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For full show notes on this episode: https://theanxioustruth.com/99
We naturally develop habits with respect to the way we talk about, think about, and write about our anxiety problems. This is the habit of words, and it matters. Identifying unhealthy and counterproductive habits of words, then working to replace them with more recovery-focused habits is well worth the effort.
The most common habit of words is the habit of constantly saying how you feel, what you're afraid of, and how much you hate it all. This is the habit that most people in the grips of an anxiety disorder naturally develop. This is a bad habit. Constantly talking about, thinking about, and writing about what you feel is a form of safety and reassurance seeking. This is bad because it reinforces the mistaken cognitive connection between discomfort and fear. If you are spending an inordinate amount of time telling people what you're feeling and experiencing in a passive way, you are hoping to both comforted and saved from your anxiety and its symptoms. This sends the wrong signal to your brain. This tells your brain that anxiety is a problem that requires evasive action and rescue. You are inadvertently reinforcing the foundation of the disorder.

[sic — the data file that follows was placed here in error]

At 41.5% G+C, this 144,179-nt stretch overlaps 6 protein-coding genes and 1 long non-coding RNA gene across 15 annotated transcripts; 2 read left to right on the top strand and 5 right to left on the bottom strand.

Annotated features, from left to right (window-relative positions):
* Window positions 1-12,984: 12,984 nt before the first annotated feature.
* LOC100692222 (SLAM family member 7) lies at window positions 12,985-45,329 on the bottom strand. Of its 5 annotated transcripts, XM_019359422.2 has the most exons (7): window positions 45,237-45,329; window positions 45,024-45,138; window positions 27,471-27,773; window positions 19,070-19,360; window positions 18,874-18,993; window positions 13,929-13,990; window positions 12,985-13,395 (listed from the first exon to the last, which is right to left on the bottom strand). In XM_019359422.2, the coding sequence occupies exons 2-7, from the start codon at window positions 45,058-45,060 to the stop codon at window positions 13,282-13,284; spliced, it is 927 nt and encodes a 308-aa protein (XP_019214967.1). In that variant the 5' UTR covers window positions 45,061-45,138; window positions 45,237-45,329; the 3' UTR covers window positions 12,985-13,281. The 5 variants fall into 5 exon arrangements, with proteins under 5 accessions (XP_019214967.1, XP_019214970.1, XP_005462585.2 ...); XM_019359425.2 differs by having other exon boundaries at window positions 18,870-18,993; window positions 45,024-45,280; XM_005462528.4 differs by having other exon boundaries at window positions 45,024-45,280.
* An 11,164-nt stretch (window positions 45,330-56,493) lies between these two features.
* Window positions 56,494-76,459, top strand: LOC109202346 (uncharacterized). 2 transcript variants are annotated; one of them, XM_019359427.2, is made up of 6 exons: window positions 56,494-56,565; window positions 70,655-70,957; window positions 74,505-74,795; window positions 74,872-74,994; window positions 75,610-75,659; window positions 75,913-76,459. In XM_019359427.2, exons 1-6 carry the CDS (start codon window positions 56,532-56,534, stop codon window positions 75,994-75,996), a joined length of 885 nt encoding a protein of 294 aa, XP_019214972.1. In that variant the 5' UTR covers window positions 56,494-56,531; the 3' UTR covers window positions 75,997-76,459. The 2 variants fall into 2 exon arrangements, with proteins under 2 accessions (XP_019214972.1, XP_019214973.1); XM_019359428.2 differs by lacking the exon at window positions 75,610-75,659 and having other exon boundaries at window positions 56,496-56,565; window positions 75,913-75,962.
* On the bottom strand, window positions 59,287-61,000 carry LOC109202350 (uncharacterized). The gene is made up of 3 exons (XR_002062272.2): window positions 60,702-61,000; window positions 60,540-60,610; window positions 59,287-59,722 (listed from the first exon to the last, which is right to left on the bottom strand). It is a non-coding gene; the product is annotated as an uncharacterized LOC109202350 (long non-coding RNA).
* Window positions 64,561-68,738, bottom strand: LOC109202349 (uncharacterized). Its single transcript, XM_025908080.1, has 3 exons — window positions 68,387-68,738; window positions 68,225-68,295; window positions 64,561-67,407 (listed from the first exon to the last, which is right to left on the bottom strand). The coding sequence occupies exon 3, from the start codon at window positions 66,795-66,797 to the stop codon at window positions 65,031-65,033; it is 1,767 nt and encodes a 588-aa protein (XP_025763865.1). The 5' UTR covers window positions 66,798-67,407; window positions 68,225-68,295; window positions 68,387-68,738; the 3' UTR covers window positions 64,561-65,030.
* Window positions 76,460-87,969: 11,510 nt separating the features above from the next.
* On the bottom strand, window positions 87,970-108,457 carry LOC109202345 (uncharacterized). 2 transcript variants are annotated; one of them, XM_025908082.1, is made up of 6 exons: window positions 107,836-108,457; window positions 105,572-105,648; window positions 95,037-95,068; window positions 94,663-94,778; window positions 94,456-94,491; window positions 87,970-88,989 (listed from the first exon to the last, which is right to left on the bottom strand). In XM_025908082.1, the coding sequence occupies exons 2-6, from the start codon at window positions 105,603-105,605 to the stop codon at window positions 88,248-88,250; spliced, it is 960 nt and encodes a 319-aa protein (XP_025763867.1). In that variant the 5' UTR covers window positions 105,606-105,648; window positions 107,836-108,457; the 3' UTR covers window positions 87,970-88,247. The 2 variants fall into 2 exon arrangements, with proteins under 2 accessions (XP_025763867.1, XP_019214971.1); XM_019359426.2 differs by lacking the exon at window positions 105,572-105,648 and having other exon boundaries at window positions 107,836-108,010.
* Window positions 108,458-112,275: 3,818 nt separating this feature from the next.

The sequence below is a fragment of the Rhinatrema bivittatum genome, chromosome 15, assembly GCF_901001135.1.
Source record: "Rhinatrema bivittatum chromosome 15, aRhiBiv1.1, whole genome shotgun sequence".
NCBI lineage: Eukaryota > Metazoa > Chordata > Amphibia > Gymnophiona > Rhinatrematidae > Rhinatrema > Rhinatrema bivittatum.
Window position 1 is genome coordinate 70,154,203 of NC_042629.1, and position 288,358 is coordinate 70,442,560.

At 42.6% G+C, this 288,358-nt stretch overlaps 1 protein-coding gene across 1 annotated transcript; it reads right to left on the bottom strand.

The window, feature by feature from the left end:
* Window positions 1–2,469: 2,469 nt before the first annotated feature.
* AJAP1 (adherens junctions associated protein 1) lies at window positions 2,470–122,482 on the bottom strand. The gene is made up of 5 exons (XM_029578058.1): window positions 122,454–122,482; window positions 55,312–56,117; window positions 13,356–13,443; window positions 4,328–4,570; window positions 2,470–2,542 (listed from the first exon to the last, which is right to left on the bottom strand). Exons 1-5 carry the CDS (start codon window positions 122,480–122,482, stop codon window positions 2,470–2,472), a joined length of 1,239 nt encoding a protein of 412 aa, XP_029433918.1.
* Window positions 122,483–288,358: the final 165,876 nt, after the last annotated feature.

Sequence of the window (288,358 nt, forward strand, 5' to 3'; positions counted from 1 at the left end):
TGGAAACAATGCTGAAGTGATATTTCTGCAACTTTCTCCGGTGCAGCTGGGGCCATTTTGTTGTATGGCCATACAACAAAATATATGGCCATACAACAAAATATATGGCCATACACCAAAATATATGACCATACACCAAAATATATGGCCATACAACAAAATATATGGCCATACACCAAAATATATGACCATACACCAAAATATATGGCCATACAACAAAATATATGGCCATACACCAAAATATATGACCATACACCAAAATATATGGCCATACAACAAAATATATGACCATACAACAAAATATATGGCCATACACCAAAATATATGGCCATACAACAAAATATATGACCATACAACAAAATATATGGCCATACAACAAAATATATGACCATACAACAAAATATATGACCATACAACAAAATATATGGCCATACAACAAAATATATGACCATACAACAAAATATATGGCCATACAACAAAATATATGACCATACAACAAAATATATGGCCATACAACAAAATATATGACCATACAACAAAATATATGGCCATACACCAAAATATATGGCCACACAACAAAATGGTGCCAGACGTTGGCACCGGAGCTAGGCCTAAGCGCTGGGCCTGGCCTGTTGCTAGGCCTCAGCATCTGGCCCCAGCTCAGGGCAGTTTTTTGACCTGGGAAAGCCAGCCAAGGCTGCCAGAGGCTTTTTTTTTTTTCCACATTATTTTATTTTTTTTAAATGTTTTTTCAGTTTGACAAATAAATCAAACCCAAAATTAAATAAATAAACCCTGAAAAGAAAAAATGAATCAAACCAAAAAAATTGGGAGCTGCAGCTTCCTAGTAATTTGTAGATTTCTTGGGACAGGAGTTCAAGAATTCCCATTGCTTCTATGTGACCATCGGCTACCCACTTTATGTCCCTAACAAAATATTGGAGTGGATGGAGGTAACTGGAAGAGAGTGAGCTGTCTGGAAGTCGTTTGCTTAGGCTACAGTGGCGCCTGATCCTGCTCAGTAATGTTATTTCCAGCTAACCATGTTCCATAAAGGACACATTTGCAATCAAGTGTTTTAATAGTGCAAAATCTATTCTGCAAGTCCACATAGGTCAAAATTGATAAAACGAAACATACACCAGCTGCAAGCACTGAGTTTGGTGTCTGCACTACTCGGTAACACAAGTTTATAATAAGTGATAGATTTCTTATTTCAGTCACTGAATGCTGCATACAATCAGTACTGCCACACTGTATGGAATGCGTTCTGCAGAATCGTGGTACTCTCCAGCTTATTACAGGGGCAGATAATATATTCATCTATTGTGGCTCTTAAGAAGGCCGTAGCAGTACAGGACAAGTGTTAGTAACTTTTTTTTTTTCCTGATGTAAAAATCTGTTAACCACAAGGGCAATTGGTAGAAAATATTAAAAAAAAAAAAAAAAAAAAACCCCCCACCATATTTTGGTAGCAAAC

You may understand why seeking safety or engaging in avoidance is a bad thing, however you may wonder why its wrong to want to be soothed or comforted when afraid. Aside from the reinforcement of the disorder we discussed, asking other people to make you feel better is giving away the power you have to make yourself feel better over time. YOU are capable of driving the recovery bus. When you rely on others to comfort and soothe you all the time, you are handing the keys to them. You are asking them to drive the bus. They may want to, but nobody can drive your recovery bus but you. Nobody else can drive you to recovery land.
If constantly telling everyone (including yourself) how you feel is a bad habit, then what is a good habit? How can you change this? ....
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